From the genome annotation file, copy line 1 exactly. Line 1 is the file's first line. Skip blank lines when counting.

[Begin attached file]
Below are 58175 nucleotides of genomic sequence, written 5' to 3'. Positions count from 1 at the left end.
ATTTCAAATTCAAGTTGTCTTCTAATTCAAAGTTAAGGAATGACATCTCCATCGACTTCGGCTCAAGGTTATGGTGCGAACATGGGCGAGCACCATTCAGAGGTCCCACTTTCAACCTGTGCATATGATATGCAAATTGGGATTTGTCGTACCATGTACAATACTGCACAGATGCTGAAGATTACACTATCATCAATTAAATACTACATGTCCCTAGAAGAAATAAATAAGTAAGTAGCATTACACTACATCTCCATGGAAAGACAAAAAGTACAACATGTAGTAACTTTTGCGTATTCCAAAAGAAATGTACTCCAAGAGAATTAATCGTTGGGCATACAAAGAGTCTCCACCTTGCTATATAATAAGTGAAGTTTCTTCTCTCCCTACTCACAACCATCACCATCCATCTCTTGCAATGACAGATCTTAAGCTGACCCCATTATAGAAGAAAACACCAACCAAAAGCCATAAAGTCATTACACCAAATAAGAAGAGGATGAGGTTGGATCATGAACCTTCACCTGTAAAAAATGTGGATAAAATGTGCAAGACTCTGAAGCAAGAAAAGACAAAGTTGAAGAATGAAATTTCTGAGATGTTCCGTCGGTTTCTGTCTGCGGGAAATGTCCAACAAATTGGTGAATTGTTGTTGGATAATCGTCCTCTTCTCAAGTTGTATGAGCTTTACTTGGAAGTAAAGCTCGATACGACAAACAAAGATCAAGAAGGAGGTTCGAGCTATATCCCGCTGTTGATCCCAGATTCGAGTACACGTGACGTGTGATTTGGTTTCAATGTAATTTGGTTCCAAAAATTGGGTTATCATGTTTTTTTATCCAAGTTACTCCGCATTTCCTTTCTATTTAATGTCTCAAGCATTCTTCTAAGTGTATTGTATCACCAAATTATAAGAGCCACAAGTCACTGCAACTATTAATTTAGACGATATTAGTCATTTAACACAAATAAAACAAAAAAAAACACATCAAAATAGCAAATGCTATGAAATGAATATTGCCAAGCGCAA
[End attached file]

Below are 58175 nucleotides of genomic sequence, written 5' to 3'. Positions count from 1 at the left end.